The ultrasound machine has been procured by the University as part of the ground-breaking €6million HORIZON 2020 Shealthy project which is assessing the effectiveness of new technologies in improving the nutritional value of fresh fruit and vegetables.
It’s believed to be the first device of its kind in Scotland, and it can also be used to reduce and re-utilise food waste by extracting bioactive compounds from things like orange peel and apple pomace.
Dr Adilia Lemos, from Abertay’s Division of Engineering and Food Science, said: “The most common food preservation technique is pasteurisation which, while being effective, uses high temperatures meaning it affects quality.
“Ultrasound technology, on the other hand, does not. In this case it may mean that we are able to produce healthier fruit juice and smoothies.
“The machine is very efficient, and we hope the findings of our research will have a significant and positive impact on shoppers in the near future.”
Shealthy is scheduled to run for four years and involves 21 partner institutes from across Europe including other universities, consumer groups and research centres.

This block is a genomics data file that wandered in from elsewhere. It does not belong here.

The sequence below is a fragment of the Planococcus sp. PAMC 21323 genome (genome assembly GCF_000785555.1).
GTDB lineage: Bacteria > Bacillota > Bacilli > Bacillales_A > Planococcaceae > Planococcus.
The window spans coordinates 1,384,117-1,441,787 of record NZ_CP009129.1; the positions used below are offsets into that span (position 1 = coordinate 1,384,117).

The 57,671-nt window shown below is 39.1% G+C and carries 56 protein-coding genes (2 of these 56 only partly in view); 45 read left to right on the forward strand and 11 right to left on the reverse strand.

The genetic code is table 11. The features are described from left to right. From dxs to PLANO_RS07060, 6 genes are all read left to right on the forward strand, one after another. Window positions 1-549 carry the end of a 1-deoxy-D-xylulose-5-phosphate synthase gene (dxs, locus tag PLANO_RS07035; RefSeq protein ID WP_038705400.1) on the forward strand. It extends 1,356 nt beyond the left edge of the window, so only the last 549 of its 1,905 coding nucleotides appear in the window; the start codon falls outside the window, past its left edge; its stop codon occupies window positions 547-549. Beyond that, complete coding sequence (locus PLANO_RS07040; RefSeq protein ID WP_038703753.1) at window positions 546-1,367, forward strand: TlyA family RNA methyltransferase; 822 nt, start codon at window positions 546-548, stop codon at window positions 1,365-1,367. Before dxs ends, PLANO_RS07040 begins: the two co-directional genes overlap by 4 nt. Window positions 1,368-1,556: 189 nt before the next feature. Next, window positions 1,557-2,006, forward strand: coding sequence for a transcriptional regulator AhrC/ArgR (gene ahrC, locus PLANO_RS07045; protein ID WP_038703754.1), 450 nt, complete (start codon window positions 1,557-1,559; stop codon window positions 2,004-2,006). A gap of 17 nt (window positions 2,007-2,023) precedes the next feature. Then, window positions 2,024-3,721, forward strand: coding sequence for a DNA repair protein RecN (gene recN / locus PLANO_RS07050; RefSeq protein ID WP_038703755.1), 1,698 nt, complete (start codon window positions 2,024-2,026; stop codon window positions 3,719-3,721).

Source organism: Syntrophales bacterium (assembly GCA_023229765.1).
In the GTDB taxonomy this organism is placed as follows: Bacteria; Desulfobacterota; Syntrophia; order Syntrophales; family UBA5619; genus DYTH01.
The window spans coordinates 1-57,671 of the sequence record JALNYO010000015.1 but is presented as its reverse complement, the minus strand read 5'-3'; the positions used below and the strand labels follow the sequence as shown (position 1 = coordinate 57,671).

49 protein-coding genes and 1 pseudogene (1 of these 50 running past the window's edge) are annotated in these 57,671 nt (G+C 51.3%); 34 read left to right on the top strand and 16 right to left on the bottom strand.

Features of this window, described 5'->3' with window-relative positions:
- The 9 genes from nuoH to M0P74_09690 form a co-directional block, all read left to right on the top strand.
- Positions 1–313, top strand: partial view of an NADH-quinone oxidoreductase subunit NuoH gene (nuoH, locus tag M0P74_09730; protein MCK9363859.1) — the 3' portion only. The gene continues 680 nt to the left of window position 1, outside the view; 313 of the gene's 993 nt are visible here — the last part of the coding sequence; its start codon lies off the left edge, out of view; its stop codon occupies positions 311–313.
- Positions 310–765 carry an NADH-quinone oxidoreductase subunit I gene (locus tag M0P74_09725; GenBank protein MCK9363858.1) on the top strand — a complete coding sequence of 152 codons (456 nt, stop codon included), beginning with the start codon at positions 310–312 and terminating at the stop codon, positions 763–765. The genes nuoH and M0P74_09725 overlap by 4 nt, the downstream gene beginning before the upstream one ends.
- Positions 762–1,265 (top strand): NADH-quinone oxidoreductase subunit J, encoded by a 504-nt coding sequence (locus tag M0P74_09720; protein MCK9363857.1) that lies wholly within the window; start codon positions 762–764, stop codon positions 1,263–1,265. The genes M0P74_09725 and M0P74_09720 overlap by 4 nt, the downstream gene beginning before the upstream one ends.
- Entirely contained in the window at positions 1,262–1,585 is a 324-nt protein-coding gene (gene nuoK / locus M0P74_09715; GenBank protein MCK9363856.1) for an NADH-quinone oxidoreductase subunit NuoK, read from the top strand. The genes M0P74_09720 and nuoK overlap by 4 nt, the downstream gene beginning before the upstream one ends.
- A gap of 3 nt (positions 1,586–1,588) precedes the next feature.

Abertay is the only UK institute involved in the project.
Dr Lemos added: “The ultrasound device has been produced by Hielscher, one of the world leaders in that field, and we are very excited to have access to it on campus.
“Abertay’s involvement in this international project demonstrates the quality of work and research conducted by our Food scientists and our contribution to the industry, and we believe that it has the potential to make a genuine impact on the quality of food we eat.”
Abertay’s Engineering and Food Science Division has strong links with the food and drink industry, and the expertise of the university’s academic staff is highly sought after by industry and the academic community.
The Division’s programmes are designed so that students have an excellent practical grounding and are able to gain real experience of working in their chosen sectors.